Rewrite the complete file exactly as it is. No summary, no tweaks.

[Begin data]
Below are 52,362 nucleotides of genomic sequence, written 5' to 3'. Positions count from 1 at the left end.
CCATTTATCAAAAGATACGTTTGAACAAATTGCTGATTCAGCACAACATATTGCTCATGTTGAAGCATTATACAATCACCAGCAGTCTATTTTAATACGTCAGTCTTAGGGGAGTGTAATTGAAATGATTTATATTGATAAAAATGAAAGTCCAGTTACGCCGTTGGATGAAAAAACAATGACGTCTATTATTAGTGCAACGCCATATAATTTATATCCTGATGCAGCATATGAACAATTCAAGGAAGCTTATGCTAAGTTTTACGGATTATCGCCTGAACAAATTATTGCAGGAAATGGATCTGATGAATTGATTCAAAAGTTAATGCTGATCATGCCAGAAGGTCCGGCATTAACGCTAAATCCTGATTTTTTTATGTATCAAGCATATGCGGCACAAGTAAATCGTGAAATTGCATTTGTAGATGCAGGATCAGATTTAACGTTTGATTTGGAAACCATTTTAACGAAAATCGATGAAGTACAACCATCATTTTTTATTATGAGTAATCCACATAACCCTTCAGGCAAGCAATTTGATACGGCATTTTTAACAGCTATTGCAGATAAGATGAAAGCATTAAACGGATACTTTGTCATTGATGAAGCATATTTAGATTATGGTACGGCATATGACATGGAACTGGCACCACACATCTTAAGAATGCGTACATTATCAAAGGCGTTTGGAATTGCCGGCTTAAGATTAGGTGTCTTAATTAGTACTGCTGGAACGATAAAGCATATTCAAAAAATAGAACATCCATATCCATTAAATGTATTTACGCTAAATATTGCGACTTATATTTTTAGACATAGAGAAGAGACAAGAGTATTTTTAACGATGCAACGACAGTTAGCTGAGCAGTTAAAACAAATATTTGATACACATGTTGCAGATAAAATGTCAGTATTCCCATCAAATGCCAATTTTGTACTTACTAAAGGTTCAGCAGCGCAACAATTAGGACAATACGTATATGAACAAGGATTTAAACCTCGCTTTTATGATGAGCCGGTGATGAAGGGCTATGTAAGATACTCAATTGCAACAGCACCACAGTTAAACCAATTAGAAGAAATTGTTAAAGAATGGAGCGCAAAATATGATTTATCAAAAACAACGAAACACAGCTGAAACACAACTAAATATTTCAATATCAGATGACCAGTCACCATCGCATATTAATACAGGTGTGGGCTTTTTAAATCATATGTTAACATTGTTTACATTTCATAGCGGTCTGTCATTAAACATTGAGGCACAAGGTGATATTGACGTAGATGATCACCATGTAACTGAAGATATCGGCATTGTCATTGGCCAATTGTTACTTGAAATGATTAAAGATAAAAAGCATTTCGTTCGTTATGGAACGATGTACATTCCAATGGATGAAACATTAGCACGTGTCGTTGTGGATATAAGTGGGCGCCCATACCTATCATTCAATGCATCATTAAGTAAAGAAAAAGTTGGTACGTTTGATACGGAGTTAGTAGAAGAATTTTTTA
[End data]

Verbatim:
Below are 52,362 nucleotides of genomic sequence, written 5' to 3'. Positions count from 1 at the left end.
CCATTTATCAAAAGATACGTTTGAACAAATTGCTGATTCAGCACAACATATTGCTCATGTTGAAGCATTATACAATCACCAGCAGTCTATTTTAATACGTCAGTCTTAGGGGAGTGTAATTGAAATGATTTATATTGATAAAAATGAAAGTCCAGTTACGCCGTTGGATGAAAAAACAATGACGTCTATTATTAGTGCAACGCCATATAATTTATATCCTGATGCAGCATATGAACAATTCAAGGAAGCTTATGCTAAGTTTTACGGATTATCGCCTGAACAAATTATTGCAGGAAATGGATCTGATGAATTGATTCAAAAGTTAATGCTGATCATGCCAGAAGGTCCGGCATTAACGCTAAATCCTGATTTTTTTATGTATCAAGCATATGCGGCACAAGTAAATCGTGAAATTGCATTTGTAGATGCAGGATCAGATTTAACGTTTGATTTGGAAACCATTTTAACGAAAATCGATGAAGTACAACCATCATTTTTTATTATGAGTAATCCACATAACCCTTCAGGCAAGCAATTTGATACGGCATTTTTAACAGCTATTGCAGATAAGATGAAAGCATTAAACGGATACTTTGTCATTGATGAAGCATATTTAGATTATGGTACGGCATATGACATGGAACTGGCACCACACATCTTAAGAATGCGTACATTATCAAAGGCGTTTGGAATTGCCGGCTTAAGATTAGGTGTCTTAATTAGTACTGCTGGAACGATAAAGCATATTCAAAAAATAGAACATCCATATCCATTAAATGTATTTACGCTAAATATTGCGACTTATATTTTTAGACATAGAGAAGAGACAAGAGTATTTTTAACGATGCAACGACAGTTAGCTGAGCAGTTAAAACAAATATTTGATACACATGTTGCAGATAAAATGTCAGTATTCCCATCAAATGCCAATTTTGTACTTACTAAAGGTTCAGCAGCGCAACAATTAGGACAATACGTATATGAACAAGGATTTAAACCTCGCTTTTATGATGAGCCGGTGATGAAGGGCTATGTAAGATACTCAATTGCAACAGCACCACAGTTAAACCAATTAGAAGAAATTGTTAAAGAATGGAGCGCAAAATATGATTTATCAAAAACAACGAAACACAGCTGAAACACAACTAAATATTTCAATATCAGATGACCAGTCACCATCGCATATTAATACAGGTGTGGGCTTTTTAAATCATATGTTAACATTGTTTACATTTCATAGCGGTCTGTCATTAAACATTGAGGCACAAGGTGATATTGACGTAGATGATCACCATGTAACTGAAGATATCGGCATTGTCATTGGCCAATTGTTACTTGAAATGATTAAAGATAAAAAGCATTTCGTTCGTTATGGAACGATGTACATTCCAATGGATGAAACATTAGCACGTGTCGTTGTGGATATAAGTGGGCGCCCATACCTATCATTCAATGCATCATTAAGTAAAGAAAAAGTTGGTACGTTTGATACGGAGTTAGTAGAAGAATTTTTTA